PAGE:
Senator Kerry-Ann Ifill, addressing the opening ceremony of the 11th Annual Caribbean Conference on Sustainable Tourism Development (STC-11), at the Lloyd Erskine Sandiford Centre. (A. Miller/BGIS)
There is an emerging market which regional tourism leaders should tap into.
It is the increasingly growing demographic of persons with disabilities, which, according to Senator Kerry-Ann Ifill, is spending billions of dollars annually and travelling with families and caregivers.
Senator Ifill, who herself is visually impaired, made this disclosure last Sunday, as she addressed the opening ceremony of the 11th Annual Caribbean Conference on Sustainable Tourism Development (STC-11), at the Lloyd Erskine Sandiford Centre, in Two Mile Hill, St. Michael.
Noting that it was "an opportunity [in] waiting to help create our world class tourism product", she pointed out that the market included 2.7 million UK residents with disabilities who travelled annually and 71 percent of adults with disabilities (or more than 22 million people) in the US.?? Moreover, Senator Ifill also indicated that the number of Canadian seniors would double in the next 25 years and the first baby boomers will reach 65 in 2011.
And, Ms. Ifill who is also Deputy Leader of the Senate stressed: "By the way, those Canadians with disabilities account for $25 billion in consumer spending. Those persons over the age of 55 represent more than a quarter of all tourism-related trips and are most likely to have the spending power and benefit from increased accessibility.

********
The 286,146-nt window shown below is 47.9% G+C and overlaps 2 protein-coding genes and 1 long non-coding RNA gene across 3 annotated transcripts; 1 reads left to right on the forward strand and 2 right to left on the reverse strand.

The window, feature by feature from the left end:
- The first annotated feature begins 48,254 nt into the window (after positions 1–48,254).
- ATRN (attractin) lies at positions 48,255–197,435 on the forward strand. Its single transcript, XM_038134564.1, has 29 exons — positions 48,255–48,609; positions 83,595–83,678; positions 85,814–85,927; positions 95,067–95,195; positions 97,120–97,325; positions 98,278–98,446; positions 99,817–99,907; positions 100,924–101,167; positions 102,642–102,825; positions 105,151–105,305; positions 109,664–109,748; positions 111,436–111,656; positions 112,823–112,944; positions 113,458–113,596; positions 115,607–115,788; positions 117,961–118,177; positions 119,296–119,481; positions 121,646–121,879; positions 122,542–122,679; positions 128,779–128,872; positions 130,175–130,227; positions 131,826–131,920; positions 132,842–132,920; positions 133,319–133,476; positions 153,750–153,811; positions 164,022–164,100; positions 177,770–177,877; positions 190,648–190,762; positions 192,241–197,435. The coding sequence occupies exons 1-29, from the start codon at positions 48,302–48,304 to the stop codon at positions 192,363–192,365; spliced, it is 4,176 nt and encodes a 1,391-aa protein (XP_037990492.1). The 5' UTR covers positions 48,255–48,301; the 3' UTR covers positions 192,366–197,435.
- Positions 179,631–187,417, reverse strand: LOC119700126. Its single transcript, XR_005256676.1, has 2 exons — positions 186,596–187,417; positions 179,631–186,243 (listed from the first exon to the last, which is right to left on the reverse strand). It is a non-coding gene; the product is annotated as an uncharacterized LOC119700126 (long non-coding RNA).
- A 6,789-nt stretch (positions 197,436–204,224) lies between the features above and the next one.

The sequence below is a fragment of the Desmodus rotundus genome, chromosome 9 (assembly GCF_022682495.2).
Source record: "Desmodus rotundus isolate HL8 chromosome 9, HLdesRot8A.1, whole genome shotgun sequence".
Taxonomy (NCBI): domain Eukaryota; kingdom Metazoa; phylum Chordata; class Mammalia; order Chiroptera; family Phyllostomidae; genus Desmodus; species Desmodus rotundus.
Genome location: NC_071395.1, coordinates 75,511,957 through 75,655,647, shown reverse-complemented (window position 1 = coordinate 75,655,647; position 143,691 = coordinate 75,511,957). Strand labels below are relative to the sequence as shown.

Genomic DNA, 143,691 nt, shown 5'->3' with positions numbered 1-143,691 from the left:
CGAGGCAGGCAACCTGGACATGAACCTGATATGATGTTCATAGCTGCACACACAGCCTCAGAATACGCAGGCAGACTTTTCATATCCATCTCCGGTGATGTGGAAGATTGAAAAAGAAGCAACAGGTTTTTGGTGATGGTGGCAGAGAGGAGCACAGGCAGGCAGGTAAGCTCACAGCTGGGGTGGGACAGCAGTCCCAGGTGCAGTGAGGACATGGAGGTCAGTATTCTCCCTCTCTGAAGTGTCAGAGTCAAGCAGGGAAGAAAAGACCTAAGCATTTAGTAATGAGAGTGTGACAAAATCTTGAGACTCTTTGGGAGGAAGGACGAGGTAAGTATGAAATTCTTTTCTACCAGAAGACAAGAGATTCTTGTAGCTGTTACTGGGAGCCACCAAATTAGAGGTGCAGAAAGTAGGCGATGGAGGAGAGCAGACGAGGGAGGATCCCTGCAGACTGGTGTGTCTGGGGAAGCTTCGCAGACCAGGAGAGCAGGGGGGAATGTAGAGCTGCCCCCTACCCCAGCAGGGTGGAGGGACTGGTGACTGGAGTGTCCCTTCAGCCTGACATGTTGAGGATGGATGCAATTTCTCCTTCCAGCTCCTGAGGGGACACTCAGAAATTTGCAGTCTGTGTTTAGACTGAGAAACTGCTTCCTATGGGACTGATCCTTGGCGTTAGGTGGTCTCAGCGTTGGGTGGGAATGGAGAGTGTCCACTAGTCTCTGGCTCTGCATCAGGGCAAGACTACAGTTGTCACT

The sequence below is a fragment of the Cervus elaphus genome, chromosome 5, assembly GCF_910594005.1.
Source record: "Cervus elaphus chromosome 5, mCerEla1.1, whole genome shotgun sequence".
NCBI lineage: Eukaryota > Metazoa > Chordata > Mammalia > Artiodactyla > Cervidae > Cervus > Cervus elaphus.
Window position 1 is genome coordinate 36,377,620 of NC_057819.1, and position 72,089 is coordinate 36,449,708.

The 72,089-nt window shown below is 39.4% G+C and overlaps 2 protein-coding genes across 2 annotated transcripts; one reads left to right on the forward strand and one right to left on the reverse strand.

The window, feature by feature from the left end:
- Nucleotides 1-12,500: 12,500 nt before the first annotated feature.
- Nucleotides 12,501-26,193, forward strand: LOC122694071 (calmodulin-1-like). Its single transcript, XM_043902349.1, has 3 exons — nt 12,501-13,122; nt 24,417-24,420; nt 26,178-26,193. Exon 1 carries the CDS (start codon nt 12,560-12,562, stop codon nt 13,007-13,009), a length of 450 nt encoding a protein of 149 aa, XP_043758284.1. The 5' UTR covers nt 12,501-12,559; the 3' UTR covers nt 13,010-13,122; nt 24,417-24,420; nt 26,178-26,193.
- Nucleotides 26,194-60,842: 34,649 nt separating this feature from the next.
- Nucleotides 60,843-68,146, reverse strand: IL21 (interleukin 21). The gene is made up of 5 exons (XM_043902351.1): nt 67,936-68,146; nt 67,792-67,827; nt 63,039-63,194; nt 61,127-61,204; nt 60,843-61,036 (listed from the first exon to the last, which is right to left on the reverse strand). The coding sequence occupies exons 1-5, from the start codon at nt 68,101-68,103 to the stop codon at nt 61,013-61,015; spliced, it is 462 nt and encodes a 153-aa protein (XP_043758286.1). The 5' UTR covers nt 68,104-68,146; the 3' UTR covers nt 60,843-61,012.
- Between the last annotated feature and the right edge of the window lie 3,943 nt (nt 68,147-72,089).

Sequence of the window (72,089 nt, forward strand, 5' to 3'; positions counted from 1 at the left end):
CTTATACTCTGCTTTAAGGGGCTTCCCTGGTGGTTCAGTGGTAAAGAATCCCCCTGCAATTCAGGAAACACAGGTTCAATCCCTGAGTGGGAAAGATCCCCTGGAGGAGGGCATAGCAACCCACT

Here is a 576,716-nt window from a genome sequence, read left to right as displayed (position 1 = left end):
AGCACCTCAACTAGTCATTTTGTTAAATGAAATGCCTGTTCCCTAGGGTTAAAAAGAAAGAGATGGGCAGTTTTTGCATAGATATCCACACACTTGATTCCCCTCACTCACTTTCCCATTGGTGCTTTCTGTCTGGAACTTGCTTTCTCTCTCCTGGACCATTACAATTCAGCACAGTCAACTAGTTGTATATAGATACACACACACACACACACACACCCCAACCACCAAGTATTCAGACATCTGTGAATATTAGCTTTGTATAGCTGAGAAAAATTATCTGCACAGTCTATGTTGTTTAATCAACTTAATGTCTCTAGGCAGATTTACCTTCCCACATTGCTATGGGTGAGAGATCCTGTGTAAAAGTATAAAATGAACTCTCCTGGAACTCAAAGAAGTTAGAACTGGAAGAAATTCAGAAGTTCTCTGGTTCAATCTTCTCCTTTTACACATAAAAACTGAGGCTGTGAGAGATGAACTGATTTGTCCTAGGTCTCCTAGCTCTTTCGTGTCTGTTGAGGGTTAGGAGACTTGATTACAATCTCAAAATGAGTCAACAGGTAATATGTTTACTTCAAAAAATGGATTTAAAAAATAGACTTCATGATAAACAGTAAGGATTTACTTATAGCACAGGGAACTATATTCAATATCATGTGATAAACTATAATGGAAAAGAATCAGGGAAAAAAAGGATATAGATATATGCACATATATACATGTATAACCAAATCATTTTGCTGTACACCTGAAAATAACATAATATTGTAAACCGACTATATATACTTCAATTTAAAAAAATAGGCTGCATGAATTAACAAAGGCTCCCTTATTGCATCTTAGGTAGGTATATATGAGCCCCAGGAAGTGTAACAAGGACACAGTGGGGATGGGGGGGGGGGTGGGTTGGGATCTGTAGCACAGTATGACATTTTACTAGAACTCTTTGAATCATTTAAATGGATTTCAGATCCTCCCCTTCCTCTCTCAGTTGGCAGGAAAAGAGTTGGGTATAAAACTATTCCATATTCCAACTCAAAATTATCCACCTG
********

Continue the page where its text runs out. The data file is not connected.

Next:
"Collectively 75 percent of Canadians, Americans and Europeans with disabilities who are physically and financially able to travel, do so with their caregivers, family and friends. The current economic climate dictates that we target this emerging market." ??
Delegates were asked what the Caribbean was doing to attract this market when it spoke of "Keeping the Right Balance:??Creating Opportunities through a World Class Sustainable Tourism Product?" – the theme of the conference that runs from May 9-12.?? And, it was stated that while the region watched and waited to see what other tourism-driven economies were doing, countries such as Singapore, China, India, Australia and the US, Canada and Mexico were finding ways to adapt to new market conditions, so as to renew their competitive advantage and gain market share.
Ms. Ifill lamented the fact that our regular markets had become like extended families, where we seemingly took them for granted not bothering to embrace new trends that were emerging.
"As a result, the millions of travellers with disabilities, coming out of our ???targeted family’ are heading to destinations that cater to their needs; and we in the islands obviously believe we have enough visitors and it is okay for the rest of our ???family with disabilities’ to spend their billions of dollars annually in other destinations that include their needs," she said.